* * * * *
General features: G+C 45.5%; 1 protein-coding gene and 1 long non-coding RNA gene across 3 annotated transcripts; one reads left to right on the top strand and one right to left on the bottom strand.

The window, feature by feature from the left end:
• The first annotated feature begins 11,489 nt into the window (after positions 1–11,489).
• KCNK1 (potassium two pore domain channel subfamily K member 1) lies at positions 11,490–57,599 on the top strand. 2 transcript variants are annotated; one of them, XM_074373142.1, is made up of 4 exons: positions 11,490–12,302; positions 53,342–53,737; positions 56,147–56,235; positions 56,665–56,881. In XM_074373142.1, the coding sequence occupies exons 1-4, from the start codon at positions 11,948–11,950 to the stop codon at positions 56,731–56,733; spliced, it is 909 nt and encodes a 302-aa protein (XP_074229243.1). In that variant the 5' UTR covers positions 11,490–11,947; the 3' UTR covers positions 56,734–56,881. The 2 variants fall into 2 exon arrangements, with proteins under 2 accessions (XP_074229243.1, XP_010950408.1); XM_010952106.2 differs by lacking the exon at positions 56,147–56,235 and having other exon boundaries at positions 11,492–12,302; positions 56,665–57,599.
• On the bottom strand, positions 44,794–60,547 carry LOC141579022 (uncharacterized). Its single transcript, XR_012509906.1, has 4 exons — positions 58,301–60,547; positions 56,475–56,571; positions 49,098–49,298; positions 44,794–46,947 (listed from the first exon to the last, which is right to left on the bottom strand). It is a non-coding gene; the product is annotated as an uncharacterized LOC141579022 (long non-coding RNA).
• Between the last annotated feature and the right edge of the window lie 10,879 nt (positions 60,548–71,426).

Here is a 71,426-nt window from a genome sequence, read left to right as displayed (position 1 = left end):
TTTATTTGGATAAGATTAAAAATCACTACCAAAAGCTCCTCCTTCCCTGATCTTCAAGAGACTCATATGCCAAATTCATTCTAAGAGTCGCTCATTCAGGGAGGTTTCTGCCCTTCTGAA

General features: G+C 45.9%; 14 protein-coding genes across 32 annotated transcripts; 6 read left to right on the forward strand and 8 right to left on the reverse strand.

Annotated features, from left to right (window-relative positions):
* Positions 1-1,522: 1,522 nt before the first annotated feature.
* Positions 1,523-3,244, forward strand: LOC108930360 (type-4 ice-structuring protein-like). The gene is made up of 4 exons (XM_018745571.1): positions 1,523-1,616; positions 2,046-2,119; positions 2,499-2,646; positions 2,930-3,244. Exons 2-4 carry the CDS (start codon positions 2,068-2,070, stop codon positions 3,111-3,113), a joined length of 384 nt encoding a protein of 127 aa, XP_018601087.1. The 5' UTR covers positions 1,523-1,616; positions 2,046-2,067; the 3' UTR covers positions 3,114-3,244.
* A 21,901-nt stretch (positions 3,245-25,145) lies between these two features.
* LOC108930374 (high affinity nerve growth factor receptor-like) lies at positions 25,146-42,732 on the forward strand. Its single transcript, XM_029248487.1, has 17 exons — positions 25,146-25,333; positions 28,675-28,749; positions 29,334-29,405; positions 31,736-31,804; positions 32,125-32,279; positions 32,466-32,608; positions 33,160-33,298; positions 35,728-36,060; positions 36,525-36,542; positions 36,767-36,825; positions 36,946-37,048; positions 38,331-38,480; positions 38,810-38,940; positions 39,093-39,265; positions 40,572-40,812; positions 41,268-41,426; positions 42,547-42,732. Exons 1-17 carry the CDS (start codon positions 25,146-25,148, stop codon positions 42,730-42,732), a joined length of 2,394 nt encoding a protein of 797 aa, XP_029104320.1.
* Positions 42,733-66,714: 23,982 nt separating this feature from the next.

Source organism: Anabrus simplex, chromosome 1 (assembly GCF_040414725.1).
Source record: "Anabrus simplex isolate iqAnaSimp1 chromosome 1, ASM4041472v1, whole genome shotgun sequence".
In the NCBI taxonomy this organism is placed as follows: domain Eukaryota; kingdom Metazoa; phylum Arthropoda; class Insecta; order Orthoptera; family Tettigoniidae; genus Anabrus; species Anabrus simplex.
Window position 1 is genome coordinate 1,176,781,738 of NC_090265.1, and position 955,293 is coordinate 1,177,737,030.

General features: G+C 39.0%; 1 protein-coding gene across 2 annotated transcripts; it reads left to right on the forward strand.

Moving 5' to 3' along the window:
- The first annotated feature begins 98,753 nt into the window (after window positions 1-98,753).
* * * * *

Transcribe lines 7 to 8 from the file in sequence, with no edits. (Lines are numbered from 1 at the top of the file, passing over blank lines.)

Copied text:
Here is a 71,426-nt window from a genome sequence, read left to right as displayed (position 1 = left end):
TTTATTTGGATAAGATTAAAAATCACTACCAAAAGCTCCTCCTTCCCTGATCTTCAAGAGACTCATATGCCAAATTCATTCTAAGAGTCGCTCATTCAGGGAGGTTTCTGCCCTTCTGAA